Originally Posted by sugarbutch
Speaking of pace and what's doable, I'm trying to figure out what should be my target for NYC. I've checked out the pace predictors which use a time from a shorter run, but I've never done the sort of focused training for those that I'm doing for my first marathon. Should I wait until I'm deeper into my training to set a goal time?
Originally Posted by Beatlegeuse
Same as SB, I'm not sure yet what I'll be able to pace myself at for my half in October. It's my first one, so at this point I'll be happy just to finish it, but maybe I'll set some more realistic goals as it gets closer to race day
Originally Posted by Michigan Planner
For those wondering how to figure out a good marathon pace... I am in the same boat. I am signed up to run with the 3:45 pace group in my marathon but depending on how the two half marathons go, I may decide to go with the 3:30 group instead. Luckily I have a lot of time left to decide.
This is a good topic for discussion. There are quite a few others on here that are far better runners and may have better advice, but here is my 2 cents around pace. Determine what you are trying to accomplish. It's easy if you are looking at breaking a PR, Boston Q, finishing under a certain time, etc. If so, then your pace calculator will do the work.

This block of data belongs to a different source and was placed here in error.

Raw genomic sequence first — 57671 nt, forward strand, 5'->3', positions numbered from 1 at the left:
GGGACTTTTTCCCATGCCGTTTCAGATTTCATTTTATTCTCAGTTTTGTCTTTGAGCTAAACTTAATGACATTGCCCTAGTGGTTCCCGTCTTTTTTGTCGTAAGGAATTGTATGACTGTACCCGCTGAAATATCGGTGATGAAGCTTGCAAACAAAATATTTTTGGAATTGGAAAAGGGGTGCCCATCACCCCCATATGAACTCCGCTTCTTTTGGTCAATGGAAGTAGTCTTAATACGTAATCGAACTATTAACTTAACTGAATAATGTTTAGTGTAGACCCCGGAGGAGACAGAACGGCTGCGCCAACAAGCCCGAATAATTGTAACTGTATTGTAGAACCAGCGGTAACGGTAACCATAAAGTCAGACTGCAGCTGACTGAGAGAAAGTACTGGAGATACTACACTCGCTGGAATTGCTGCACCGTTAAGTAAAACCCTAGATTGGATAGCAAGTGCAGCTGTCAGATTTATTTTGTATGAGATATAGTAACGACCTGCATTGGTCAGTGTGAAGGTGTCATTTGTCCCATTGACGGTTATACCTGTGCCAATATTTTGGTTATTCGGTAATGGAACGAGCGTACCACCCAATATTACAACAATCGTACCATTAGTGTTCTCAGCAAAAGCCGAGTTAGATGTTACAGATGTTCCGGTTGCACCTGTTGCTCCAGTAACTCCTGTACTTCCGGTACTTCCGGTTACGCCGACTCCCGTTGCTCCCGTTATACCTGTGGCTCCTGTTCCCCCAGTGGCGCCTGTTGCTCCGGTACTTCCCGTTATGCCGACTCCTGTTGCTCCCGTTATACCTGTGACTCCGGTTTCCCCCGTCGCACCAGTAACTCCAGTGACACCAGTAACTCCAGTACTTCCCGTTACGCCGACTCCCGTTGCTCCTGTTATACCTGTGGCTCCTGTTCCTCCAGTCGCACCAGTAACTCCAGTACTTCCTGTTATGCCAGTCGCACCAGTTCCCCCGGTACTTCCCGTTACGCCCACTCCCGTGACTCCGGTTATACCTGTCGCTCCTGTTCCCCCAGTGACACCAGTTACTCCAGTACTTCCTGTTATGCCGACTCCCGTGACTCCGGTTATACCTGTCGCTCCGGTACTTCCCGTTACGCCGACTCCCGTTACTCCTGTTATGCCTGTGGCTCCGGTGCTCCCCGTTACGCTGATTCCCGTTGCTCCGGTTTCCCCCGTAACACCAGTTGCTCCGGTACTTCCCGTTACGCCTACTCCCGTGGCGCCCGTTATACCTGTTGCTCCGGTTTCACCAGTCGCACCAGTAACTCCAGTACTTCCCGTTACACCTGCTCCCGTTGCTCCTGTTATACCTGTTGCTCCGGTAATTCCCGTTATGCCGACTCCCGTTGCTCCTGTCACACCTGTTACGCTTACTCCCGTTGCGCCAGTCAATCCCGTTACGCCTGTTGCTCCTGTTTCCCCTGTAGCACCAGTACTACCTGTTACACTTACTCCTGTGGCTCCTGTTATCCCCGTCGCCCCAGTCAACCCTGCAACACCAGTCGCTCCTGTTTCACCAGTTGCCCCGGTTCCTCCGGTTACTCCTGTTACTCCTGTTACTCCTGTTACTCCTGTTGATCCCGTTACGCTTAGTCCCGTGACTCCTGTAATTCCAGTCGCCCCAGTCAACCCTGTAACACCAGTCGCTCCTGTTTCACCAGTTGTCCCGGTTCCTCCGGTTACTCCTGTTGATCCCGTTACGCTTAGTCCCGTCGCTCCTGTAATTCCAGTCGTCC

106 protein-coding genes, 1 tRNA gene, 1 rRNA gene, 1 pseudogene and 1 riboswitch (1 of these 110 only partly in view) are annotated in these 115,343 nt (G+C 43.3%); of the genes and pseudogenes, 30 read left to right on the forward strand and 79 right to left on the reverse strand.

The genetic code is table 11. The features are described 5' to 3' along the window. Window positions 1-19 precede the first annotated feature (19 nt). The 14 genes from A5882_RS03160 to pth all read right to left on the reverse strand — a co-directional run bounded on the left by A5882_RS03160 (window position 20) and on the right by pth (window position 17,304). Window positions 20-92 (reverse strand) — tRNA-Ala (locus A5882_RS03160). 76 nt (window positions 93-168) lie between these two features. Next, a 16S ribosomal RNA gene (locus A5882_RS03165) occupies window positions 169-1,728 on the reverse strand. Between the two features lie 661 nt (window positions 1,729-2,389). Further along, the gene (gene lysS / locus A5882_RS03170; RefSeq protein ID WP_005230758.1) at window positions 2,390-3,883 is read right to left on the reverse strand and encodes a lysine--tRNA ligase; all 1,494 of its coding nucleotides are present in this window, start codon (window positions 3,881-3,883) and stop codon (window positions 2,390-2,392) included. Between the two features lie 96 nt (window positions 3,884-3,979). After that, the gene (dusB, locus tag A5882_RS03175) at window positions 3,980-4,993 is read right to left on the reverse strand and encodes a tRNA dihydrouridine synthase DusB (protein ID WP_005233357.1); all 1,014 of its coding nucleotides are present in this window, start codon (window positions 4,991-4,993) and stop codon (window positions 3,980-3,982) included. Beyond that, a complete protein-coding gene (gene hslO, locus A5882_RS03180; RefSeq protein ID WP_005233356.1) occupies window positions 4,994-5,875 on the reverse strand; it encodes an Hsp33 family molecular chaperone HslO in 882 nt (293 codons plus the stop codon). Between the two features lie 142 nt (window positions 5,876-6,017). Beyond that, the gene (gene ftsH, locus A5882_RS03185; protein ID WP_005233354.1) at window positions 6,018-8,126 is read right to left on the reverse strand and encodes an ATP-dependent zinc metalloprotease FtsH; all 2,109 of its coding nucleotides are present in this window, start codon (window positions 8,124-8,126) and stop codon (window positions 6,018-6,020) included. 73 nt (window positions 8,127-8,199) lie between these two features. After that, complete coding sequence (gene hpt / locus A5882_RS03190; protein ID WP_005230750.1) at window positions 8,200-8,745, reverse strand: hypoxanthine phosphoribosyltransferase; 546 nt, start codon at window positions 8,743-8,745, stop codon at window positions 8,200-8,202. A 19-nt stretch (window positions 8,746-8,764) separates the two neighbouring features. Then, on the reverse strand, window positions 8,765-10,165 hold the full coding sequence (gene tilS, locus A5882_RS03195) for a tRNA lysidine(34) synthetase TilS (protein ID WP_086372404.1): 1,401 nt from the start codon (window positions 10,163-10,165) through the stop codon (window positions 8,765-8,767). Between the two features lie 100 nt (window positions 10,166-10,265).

If it is just trying to figure out "how fast can I go", you have several options.
- A Half marathon within a 4-6 weeks of the race could work for the McMillan calculator to estimate your Marathon pace.
- Run the Yasso 800 workout within a month of your race and see what you can sustain. Those are fairly decent predictors. Google it.
- Run the McMillian "Fast Finish, Long Run". I did this one less than a month from my last marathon and it was within less than 10 away from predicting my actual pace. Very good, very tough run. You run 10 miles at your normal long distance slow run and then run the next 8 miles as fast as you can. The pace of the last 8 miles is what you can sustain for the marathon. You drink and eat as you would during the race and choose a course similar to what you are going to run. McMillan website has an article on this.
Several things can affect your pace or overall time and toss all this out if the weather is bad, a very large crowd slows you down for the first few miles, or you down hydrate/fuel well enough.